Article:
# Sum of floor of harmonic progression: $\sum_{i=1}^n\lfloor\frac ni\rfloor=2\sum_{i=1}^k\lfloor\frac ni\rfloor-k^2$ for $k=\lfloor\sqrt n\rfloor$

This question is actually from a programming question that a formula is required to compute maths faster. (Please note that computer frequently rounds down to the nearest integer, thus the floor function is involved even if it is not explicitly stated in the question in the link)

So here is the formula I needed for the question:

For any positive integer $n$, Let $k=\lfloor\sqrt{n}\rfloor$. Prove that: $$\sum_{i=1}^n \bigg\lfloor\frac{n}{i}\bigg\rfloor = 2\sum_{i=1}^k \bigg\lfloor\frac{n}{i}\bigg\rfloor - k^2$$ I've verified this for $n$ up to $10000$ (by a computer) and got a (very) informal proof (which relies heavily on not-so-obvious assumptions). However, I wasn't able to obtain even a semi-informal proof, thus I've asked for help here.

P.S. I would like to have someone format the formula. I don't know how to do it. Thank you.

Edit: Thank you avraham for formatting that. Formatting a summation is much easier than I've expected!

• Please, consider editing your post to make it more visually appealing, perhaps formatting the math appropriately using $\LaTeX$ (see this page). Then you will probably get the response you are hoping for. Welcome to Math.SE! – David Sep 8 '13 at 15:07

The sum of the floor function counts the integer points lying on or below a branch of the rectangular hyperbola $xy=n$ (for $x,y\gt 0$). Sketch this and add the square with corners $(0,0),(0,\sqrt n), (\sqrt n, 0), (\sqrt n, \sqrt n)$ (the last of these points lies on the hyperbola).

$k^2$ counts the points in the square, and the tails are symmetrical about $x=y$. The sum taken once counts the points in the tail, plus the points in the square (which are therefore counted twice when the sum is multiplied by $2$).

You should be able to turn these observations into a formal proof.

This is now the fourth time (at least) that a different form of question about this sum has been posed recently. The sum is equivalent to the sum of the divisor function $d(n)$, which counts the number of divisors of $n$.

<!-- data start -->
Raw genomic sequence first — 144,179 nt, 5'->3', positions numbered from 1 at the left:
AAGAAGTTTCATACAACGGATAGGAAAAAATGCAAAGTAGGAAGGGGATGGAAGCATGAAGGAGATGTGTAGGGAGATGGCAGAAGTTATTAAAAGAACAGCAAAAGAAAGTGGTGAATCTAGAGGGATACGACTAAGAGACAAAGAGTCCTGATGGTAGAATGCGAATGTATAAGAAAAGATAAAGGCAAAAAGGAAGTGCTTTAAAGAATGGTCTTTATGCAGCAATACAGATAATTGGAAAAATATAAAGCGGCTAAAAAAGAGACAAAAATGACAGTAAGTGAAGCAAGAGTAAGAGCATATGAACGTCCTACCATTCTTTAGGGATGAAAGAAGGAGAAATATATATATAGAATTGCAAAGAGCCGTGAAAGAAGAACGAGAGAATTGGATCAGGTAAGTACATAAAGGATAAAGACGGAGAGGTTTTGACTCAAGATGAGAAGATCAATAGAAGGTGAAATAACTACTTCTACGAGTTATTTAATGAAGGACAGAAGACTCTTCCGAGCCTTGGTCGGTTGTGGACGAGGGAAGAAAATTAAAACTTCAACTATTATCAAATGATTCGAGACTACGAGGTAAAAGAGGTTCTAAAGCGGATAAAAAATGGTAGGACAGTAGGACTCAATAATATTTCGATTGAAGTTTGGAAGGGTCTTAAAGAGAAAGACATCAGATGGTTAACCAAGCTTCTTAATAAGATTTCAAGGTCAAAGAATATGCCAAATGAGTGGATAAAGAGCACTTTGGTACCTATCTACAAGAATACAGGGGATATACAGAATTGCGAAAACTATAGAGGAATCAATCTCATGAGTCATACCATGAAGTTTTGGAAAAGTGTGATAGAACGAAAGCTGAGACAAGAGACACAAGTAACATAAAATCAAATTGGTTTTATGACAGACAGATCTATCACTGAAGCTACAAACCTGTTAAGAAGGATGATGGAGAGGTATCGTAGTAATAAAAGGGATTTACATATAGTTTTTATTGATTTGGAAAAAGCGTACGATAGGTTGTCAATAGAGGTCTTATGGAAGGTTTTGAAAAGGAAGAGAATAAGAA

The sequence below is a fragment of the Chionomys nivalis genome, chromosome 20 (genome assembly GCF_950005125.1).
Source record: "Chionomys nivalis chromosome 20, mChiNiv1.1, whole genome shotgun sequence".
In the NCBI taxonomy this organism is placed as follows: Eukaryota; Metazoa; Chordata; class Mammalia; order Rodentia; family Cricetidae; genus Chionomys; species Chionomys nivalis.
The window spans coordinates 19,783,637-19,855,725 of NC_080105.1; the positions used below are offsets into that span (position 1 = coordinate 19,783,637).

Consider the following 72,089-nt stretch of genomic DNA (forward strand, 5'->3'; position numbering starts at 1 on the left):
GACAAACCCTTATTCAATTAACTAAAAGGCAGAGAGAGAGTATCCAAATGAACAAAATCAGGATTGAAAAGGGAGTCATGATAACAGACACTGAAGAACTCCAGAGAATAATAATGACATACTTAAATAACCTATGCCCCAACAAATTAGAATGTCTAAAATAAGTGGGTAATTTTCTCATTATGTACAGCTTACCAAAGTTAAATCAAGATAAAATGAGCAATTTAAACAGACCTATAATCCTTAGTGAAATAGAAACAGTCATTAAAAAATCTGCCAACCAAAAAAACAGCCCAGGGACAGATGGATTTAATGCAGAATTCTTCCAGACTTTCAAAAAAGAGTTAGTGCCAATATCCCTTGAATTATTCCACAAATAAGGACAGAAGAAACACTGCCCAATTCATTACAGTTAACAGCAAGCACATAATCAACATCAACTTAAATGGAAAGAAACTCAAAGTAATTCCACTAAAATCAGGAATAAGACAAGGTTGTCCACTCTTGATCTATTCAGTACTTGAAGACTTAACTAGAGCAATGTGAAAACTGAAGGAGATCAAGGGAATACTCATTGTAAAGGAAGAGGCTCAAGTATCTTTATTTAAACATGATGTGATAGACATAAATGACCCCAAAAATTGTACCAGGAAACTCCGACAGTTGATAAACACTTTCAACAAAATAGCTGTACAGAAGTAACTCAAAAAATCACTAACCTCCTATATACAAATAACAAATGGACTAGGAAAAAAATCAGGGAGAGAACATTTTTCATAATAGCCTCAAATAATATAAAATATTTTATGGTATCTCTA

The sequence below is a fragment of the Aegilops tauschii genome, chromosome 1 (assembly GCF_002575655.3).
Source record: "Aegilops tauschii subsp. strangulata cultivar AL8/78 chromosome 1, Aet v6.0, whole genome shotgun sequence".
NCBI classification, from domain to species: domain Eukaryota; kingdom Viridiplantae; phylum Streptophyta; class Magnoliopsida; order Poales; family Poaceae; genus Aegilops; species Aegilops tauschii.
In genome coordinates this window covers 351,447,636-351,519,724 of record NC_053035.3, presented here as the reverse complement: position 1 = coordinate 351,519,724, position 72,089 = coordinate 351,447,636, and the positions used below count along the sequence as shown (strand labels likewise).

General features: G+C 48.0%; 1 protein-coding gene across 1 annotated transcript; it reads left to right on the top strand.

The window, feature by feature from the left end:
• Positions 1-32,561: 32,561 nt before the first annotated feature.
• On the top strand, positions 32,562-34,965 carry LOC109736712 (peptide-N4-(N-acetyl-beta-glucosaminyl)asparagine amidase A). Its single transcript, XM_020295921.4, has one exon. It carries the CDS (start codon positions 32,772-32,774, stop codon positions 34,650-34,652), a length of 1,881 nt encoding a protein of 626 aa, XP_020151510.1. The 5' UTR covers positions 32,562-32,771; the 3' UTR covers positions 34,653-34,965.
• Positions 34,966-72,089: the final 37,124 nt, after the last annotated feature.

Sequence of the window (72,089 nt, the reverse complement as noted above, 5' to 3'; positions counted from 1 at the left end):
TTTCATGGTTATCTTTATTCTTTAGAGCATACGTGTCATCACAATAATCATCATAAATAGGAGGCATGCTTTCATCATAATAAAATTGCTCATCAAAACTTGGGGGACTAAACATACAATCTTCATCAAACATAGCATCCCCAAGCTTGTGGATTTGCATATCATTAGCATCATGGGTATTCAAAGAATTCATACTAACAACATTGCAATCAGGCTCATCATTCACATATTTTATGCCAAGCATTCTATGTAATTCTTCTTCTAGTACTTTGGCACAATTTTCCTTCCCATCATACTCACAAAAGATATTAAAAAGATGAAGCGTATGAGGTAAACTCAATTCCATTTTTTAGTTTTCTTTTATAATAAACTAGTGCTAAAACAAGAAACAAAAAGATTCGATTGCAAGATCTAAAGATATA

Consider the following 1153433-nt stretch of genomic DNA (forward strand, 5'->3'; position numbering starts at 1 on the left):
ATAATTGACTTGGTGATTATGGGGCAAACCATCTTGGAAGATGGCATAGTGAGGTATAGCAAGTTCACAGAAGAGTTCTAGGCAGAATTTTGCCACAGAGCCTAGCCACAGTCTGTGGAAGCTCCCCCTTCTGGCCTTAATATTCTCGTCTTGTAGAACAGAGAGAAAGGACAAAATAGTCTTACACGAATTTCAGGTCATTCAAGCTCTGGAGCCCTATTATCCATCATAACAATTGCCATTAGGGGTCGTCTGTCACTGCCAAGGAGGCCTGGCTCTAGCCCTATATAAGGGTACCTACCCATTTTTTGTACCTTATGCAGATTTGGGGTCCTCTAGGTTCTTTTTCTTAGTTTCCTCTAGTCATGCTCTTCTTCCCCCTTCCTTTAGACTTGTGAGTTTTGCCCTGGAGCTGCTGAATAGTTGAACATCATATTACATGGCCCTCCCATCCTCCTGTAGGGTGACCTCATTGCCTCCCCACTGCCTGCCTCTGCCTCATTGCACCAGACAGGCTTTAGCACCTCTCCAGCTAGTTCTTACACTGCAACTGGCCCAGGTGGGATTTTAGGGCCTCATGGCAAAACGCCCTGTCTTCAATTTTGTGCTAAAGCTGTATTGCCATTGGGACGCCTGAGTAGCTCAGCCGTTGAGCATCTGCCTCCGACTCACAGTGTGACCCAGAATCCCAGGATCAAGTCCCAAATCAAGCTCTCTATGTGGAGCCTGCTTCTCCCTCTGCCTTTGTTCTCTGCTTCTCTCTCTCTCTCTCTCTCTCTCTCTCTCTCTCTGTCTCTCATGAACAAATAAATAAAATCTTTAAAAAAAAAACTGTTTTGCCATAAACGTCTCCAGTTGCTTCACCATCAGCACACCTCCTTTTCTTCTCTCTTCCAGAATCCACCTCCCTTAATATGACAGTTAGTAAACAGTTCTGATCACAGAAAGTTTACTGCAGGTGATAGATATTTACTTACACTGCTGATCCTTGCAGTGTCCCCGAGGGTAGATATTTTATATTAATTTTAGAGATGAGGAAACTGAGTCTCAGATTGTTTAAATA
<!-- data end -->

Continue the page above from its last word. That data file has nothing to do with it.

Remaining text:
Further note

If $(a,b)$ is below the hyperbola xy=n, so is $(b,a)$. Look at the sum on the right-hand side, taken once. It counts the number of points $(x,y)$ on the line $x=1$ with $0\lt xy \le n$ i.e. $\left\lfloor \frac n1 \right\rfloor$, the points with $x=2$ i.e. $\left\lfloor \frac n2 \right\rfloor$, up to the points with $x=k$ ie $\left\lfloor \frac nk \right\rfloor$.

Note that the points $(a,b)$ with $a,b \le k$ are all counted in this sum. No points with $a \gt k$ are counted.

The sum also counts the points in a similar way for $y=1, 2 \dots k$. This also has the points $(a,b)$ with $a,b\le k$ - we note there are $k^2$ of these, but has no points with $b\gt k$.

If we count the sum twice, we have counted all the points under the hyperbola, but there are $k^2$ points we have counted twice, so we subtract $k^2$ to avoid double-counting.

For other questions see this, and this.

• Your "proof" is pretty much what I had for my informal proof and it's very hard to turn it into a formal proof. Also, if there are other questions about this sum, please post a link to at least one of them. I also don't understand what you said about d(n). – Theemathas Chirananthavat Sep 9 '13 at 12:10
• Have you drawn the diagram? I put a further note, which may help. I will try to find the links. – Mark Bennet Sep 9 '13 at 17:38
• Thanks. I've already drawn the diagram before asking this question. But for some reason, I wasn't able to get this proof! – Theemathas Chirananthavat Sep 10 '13 at 10:59